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happyrobot

join:2001-05-09
Brooklyn, NY

Solve an office bet: SQL Injection + .NET

Hello DSLR webmaster forum. Long time no see.

I'm currently involved in a debate with a developer.
Very long story and since it's work-related, I'd rather not get in to that many details.

We have many web projects that are still based in ASP Classic. They work fine but will need to be updated to .NET sooner or later.
In Classic ASP, we have a very robust series of functions that check/parse querystrings or user entered data to protect from SQL Injections.

The debate is this: the developer claims that moving to .NET will magically solve any and all SQL Injections problems.

I claim that they still exist and will still be a problem if you don't know what you are doing.

Anyone want to weigh in?
--
www.sushinyc.com



Rob
In Deo speramus.
Premium
join:2001-08-25
Kendall, FL
kudos:3

.NET has updates that can minimize SQL injections by addressing the common ways that are usually used. But it is up to the programmer to ensure that they are cleaning their queries and coding to further minimize SQL injections.

So no, moving to .Net won't somehow magically stop all SQL injections.
--
CheckSite.us | YourIP.us | Reverseip.us



Steve
I know your IP address
Consultant
join:2001-03-10
Foothill Ranch, CA
kudos:5
reply to happyrobot

said by happyrobot:

the developer claims that moving to .NET will magically solve any and all SQL Injections problems.

Absolutely not - it would scare the crap out of me if one of my developers ever said such a thing. If you have the ability to create a string of SQL and then execute it, SQL injection is possible.

Maybe he's thinking about buffer overflows, which are very heavily mitigated by .NET.

Steve — who has a bit of expertise on this issue
--
Stephen J. Friedl | Unix Wizard | Security Consultant | Orange County, California USA | my web site


DC DSL
There's a reason I'm Command.
Premium
join:2000-07-30
Washington, DC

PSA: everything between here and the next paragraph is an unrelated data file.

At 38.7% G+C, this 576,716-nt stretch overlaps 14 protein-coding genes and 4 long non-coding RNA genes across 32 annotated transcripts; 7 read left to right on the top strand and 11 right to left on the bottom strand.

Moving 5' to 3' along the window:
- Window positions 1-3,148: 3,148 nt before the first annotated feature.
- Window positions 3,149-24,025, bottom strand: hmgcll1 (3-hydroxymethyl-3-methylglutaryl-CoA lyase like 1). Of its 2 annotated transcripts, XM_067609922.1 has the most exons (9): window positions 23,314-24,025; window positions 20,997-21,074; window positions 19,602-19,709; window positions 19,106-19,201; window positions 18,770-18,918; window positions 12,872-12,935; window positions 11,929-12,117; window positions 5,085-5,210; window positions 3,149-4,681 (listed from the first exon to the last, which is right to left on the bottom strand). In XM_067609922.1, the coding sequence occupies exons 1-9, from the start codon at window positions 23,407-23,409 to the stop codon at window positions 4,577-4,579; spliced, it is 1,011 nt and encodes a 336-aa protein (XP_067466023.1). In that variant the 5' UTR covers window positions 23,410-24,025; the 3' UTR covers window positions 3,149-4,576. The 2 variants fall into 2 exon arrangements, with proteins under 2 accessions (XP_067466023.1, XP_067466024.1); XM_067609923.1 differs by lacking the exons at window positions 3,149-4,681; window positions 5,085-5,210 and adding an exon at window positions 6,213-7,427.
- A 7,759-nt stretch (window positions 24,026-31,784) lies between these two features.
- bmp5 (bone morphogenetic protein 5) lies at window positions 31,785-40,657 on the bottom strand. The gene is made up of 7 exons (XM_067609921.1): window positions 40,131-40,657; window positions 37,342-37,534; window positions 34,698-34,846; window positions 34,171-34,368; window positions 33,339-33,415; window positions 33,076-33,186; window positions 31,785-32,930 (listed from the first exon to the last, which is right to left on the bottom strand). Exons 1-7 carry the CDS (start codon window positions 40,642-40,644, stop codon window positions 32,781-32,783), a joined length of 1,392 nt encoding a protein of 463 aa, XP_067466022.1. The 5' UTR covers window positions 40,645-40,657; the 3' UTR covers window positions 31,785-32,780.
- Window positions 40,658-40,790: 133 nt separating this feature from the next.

kudos:2
reply to happyrobot

.NET by itself WILL NOT magically prevent SQL injection. Protection comes from a security-conscious redesign of the app from the database to the front end. That starts with using parameterized Stored Procedures instead of direct SQL statements generated at runtime by the application. Use a business logic layer as an intermediary between the UI and the datastore to centralize validation and rules enforcement. Use databinding between the UI and objects your application provides, never the actual datastore. And, carefully evaluate your user privilege requirements, and enforce them.
--
"Dance like the photo isn't being tagged; love like you've never been unfriended; and tweet like nobody is following."



happyrobot

join:2001-05-09
Brooklyn, NY
reply to happyrobot

Thank you for your feedback.
This has been an exasperating discussion I've had with this guy.
I kind of wanted to just make sure that I wasn't going crazy.
--
www.sushinyc.com



cdru
Go Colts
Premium,MVM
join:2003-05-14
Fort Wayne, IN
kudos:7
reply to DC DSL

said by DC DSL:

That starts with using parameterized Stored Procedures instead of direct SQL statements generated at runtime by the application.

It doesn't even have to be a stored procedure. Going that route adds a additional layer of control and security to prevent a rogue developer from doing something. But just a parameterized query vs a dynamically built one at runtime is enough to prevent the SQL injection.


DC DSL
There's a reason I'm Command.
Premium
join:2000-07-30
Washington, DC
kudos:2

A parameterized query is fine if it's not executed all that frequently. However, for high-volume queries, a stored procedure is the preferred practice. It eliminates the additional parsing and validation steps.
--
"Dance like the photo isn't being tagged; love like you've never been unfriended; and tweet like nobody is following."



cowboyro
Premium
join:2000-10-11
Shelton, CT
Reviews:
·AT&T U-Verse

said by DC DSL:

a stored procedure is the preferred practice. It eliminates the additional parsing and validation steps.

^^^--- THAT.
Always use stored procedures for manipulating data, or whenever something depends on a parameter.